Got a vegan in the family? Did your teenager "go crazy" and start wearing hemp shoes and throwing your chicken pot pie out the window? Are you a new vegan and you're feeling lost and adrift in a cold, meaty world? Are you a vegan and you want to spread the green word without bashing people on the head with your soapbox? Here are a few ideas for gifts for vegans, animal rights activists, people on the fence, and people who won't stop badgering you about what you eat and you would rather a book or a DVD answered their questions for you. This list is made up mostly of books, but if your vegan refuses to read, just buy them a good chef's knife. Watching my friends try to cut up carrots with a 2 inch paring knife is a deeply painful experience.
General Vegan Guides
The 30 Day Vegan Challenge, by Colleen Patrick Goudreau
If you, or anyone you know, is thinking about becoming vegan but you have some questions about how you would accomplish such a feat, this is the book for you. Vegan activist Colleen Patrick Goudreau (you've read my raves about her marvellous podcast, Vegetarian Food for Thought) expertly lays out 30 days full of information about food, health, social situations, and practical matters such as how to stock a vegan kitchen, how to bake without eggs, and getting the right nutrients. A perfect book for anyone, man/woman, intellectual/practicalist/granola cruncher, who is interested in veganism.
The Kind Diet, by Alicia Silverstone
If vegan activists were sitting around waiting for a poster girl to champion their cause, they couldn't have asked for better than sweet, enthusiastic, and beautiful Alicia Silverstone and her gentle, occasionally slightly silly, but inspiring introduction to veganism. Coming from a semi-macrobiotic point of view, Alicia lays bare the ethical, environmental, and health reasons for veganism. She offers practical advice on making the change, allowing room for both people who want to "flirt" with a vegan diet and people who want to jump right in and eat a wholefoods vegan diet. She also includes a fair amount of recipes, some of which contain fairly unfamiliar, and sometimes pricey ingredients, but many of which are very simple and surprisingly delicious. A good, very unintimidating book for women.
Skinny Bitch, by Rory Freedman and Kim Barnouin
While some people find the irreverant and frequently profane tone of this book a little off-putting, I have to admit that I think Rory Freedman and Kim Barnouin are kind of geniuses. When you pull the book off the shelf, it reads as just another diet book, but it is actually a thorough explanation of the horrors of the animal agriculture industry and a sensible guide to wholefoods eating. Rory Freedman has point blank admited that the snappy title was simply a marketing ploy, saying "I am well aware that in this day and age, in this society, people care more about their appearance than they do about almost anything else. It’s sad that that’s the case. I wrote the book so that women who only cared about how they look would learn about what they were contributing to in terms of animal torture, how they were poisoning their own bodies, and how being skinny is bullshit meaninglessness." I can't express to you how much I f***ing love that. Another good book for women, but there is also a counterpart, Skinny Bastard, which is aimed at men.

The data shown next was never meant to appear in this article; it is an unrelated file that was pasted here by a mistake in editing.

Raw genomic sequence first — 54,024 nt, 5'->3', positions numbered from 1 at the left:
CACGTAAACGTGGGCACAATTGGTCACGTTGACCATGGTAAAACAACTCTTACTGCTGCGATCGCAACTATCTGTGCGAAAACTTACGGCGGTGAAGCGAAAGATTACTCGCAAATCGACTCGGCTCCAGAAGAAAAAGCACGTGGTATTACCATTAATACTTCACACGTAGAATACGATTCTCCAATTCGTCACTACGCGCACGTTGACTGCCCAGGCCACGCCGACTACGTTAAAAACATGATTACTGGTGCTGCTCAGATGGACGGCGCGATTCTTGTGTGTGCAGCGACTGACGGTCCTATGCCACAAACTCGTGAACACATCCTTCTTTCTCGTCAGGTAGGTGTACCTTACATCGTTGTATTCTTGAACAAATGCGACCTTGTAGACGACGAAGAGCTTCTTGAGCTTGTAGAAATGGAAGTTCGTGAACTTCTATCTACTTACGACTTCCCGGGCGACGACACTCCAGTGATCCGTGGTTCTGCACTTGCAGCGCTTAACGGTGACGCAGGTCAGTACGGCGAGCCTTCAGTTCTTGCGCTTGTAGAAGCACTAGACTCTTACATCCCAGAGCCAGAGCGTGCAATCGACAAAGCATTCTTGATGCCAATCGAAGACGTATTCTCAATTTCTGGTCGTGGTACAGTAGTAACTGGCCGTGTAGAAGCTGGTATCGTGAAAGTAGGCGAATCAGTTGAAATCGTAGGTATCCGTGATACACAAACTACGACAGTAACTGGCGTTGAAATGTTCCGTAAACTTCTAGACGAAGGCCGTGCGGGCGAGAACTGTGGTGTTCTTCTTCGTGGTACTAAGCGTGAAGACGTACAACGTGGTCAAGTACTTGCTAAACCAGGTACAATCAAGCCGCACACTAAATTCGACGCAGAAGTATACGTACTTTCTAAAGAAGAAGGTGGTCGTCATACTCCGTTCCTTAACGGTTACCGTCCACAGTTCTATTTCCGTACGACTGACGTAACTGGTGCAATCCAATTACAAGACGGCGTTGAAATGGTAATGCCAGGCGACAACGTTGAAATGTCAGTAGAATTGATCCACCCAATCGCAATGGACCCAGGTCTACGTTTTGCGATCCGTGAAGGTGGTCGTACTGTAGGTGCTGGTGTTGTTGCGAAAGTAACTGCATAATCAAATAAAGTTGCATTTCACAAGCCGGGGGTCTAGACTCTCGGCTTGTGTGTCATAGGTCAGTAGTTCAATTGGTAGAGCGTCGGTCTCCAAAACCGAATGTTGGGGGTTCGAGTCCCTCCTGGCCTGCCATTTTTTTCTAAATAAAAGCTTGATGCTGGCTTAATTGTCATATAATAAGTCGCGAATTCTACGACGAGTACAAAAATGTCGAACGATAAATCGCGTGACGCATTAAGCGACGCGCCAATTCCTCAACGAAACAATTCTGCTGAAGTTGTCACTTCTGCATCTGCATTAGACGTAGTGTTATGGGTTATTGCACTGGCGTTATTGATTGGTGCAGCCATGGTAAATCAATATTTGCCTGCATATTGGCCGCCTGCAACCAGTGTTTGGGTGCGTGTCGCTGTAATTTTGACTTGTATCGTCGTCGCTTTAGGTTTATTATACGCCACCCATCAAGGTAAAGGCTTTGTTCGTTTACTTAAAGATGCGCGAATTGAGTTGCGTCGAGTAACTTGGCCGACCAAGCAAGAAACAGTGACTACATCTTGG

Eating Animals, by Jonathan Safron Foer
Fiction writer Jonathan Safron Foer had a baby, and then decided that he had to feed that baby. This thought process led him to investigate the conditions of farm animals raised in the modern agricultural system. And THIS process led to him becoming vegan. Eating Animals is personal, creatively written, and pretty devasting. The book wanders through personal experience, story-telling, and overwhelming factual information. Safron Foer remains free of judgement of the reader's choices, fairly representing multiple perspectives on the subject of animal industry, and never pushing his point. A good volume for the philosophically inclined or those on the fence who can't handle more dogmatic, black and white reasoning.
Stuff I haven't read:
Professor Gary Francione's Books
Gary Francione is the father of the abolitionist approach in animal activism, meaning he is opposed to welfare reforms in the industry, and instead focuses his time on vegan outreach and education, in an attempt to abolish animal use in our society. I follow his podcast avidly, but haven't read any of his books yet. Rain Without Thunder is the standard.
Earthlings, directed by Shaun Monson
I haven't watched this documentary, and I have no intention of watching it in the future. But that doesn't mean I don't think YOU should. This documentary, narrated by vegan actor Joaquin Pheonix, is reputedly incredibly full-on, examining animal abuse in our society without skimping on the graphics. People walk out of the movie theatre and become vegan instantly.
The Great American Detox Diet, by Alex Jamieson